United Airlines is considering whether to add an upgraded economy section to domestic U.S. flights – a feature typically reserved for overseas markets.
The Chicago-based carrier for months has been readying a new Premium Plus section with bigger seats and improved dining options.
While the company previously said it would add the class to international routes, it’s now considering it for domestic ones, too, President Scott Kirby said at a JPMorgan Chase investor conference Tuesday.
“We look forward to announcing that, if we can get to a great product at some point,” Kirby said at the event. A United spokeswoman declined to provide any details about the premium features in the domestic version.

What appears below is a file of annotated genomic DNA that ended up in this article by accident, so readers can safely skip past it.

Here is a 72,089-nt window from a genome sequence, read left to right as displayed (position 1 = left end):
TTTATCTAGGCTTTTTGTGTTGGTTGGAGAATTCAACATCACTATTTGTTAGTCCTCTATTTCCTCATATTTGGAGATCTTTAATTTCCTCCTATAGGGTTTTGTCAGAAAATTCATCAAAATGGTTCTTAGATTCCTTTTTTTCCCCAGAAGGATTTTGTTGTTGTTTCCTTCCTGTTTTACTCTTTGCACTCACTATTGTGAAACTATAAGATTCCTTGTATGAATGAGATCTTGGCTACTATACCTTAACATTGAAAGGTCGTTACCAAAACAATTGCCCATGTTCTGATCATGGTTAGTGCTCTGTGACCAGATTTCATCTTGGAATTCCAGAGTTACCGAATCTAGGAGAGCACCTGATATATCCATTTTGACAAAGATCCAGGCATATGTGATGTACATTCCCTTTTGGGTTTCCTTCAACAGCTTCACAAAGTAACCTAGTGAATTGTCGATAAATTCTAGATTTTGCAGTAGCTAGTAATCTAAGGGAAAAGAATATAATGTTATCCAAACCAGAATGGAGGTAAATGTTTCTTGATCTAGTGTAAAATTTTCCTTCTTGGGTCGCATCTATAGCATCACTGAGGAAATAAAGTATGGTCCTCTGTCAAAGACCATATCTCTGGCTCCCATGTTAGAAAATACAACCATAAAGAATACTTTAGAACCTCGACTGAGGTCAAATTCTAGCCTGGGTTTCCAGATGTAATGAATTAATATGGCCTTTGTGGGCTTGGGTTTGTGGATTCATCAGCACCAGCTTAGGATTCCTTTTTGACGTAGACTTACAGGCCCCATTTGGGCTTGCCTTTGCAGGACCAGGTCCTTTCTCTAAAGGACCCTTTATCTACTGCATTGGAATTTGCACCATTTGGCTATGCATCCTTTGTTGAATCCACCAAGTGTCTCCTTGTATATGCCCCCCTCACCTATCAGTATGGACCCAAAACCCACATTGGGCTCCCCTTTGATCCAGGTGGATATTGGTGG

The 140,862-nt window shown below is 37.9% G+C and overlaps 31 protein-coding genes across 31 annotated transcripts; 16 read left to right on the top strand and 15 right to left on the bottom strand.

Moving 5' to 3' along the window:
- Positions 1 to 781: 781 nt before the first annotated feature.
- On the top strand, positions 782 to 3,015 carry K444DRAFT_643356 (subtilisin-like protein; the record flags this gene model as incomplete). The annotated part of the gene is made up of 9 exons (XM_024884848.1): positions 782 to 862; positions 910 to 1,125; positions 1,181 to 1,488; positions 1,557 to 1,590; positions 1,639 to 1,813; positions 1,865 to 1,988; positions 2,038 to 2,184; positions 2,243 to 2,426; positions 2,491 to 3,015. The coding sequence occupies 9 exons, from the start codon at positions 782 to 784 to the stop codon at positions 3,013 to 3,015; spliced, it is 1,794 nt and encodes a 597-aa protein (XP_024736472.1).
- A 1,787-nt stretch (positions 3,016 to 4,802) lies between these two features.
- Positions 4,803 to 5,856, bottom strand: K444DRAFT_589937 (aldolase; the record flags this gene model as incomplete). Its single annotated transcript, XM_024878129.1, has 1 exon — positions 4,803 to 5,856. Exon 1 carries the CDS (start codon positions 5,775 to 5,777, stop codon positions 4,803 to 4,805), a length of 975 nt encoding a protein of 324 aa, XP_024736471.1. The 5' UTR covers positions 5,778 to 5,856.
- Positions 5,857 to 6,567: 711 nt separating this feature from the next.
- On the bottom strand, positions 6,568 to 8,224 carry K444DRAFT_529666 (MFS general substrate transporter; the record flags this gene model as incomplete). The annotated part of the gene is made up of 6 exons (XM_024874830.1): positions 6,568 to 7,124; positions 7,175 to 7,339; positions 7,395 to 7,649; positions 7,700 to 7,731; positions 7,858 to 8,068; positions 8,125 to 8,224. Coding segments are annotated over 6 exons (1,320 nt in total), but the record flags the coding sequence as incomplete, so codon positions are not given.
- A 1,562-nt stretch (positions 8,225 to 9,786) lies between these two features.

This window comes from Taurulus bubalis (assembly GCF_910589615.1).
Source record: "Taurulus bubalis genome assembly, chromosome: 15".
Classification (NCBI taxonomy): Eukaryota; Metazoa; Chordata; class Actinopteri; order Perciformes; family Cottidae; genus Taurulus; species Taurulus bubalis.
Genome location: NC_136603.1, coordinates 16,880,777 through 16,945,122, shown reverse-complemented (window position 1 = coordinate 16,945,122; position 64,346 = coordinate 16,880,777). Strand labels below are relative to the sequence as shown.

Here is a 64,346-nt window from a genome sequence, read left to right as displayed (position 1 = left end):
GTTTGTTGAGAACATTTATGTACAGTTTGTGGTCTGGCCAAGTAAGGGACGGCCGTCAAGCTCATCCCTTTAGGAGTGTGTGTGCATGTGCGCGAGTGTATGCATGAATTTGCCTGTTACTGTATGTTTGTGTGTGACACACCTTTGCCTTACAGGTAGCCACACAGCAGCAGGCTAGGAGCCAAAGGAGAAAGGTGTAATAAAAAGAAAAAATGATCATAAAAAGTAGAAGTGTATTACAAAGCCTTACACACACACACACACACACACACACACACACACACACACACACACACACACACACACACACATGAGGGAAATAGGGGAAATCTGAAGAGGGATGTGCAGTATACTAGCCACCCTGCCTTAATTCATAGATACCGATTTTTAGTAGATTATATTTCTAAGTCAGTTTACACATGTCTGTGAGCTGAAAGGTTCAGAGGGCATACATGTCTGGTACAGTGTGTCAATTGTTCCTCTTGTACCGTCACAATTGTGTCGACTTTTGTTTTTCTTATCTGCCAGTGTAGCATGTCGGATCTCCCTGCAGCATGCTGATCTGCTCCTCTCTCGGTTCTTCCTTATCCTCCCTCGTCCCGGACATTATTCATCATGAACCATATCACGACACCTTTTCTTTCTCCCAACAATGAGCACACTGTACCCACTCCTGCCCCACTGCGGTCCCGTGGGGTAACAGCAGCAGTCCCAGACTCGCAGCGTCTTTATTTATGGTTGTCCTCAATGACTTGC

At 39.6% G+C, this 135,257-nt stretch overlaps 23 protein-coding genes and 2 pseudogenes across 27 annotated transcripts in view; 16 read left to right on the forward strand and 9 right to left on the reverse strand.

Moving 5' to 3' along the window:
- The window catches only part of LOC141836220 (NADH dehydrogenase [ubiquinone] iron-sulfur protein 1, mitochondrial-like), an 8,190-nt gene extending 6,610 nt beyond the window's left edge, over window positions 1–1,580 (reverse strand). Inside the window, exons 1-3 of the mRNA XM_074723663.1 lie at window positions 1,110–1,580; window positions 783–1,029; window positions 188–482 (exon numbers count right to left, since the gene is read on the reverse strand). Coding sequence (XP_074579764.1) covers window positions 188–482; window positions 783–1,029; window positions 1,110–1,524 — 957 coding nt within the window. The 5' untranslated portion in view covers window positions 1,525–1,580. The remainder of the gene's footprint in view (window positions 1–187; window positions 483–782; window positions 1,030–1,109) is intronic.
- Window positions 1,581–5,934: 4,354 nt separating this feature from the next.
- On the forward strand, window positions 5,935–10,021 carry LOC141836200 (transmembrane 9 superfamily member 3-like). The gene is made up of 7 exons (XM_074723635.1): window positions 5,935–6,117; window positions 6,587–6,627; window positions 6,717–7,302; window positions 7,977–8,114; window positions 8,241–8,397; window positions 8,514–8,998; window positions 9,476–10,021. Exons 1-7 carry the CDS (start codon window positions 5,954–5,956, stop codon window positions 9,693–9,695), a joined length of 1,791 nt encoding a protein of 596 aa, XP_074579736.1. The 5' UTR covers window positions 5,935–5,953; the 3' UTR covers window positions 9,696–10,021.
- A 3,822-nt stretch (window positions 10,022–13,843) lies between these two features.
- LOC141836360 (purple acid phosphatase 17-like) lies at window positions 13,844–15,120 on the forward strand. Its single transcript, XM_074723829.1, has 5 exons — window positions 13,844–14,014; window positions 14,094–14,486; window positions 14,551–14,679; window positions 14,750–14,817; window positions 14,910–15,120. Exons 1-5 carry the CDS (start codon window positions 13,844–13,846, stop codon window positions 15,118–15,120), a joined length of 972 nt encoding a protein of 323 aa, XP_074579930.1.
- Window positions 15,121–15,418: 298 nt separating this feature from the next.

United would be unique among the major U.S. carriers if it goes forward with a domestic version of premium economy.
While other carriers have extra-legroom seats, such as Delta Air Lines' Comfort Plus and American Airlines' Main Cabin Extra, they typically are the same size as regular economy seats. True premium economy seats are typically wider, requiring more extensive renovations of a plane.
In the case of United's international Premium Plus seats, this means not only wider seats with more recline and legroom but the promise of an "upgraded dining on china dinnerware, free alcoholic beverages, a Saks Fifth Avenue blanket and pillow, an amenity kit and more."
United has had to play catch-up to its rivals in developing a premium economy section for overseas markets. Many foreign carriers have offered the product for years, while American and Delta each announced they would add the sections to international planes ahead of United.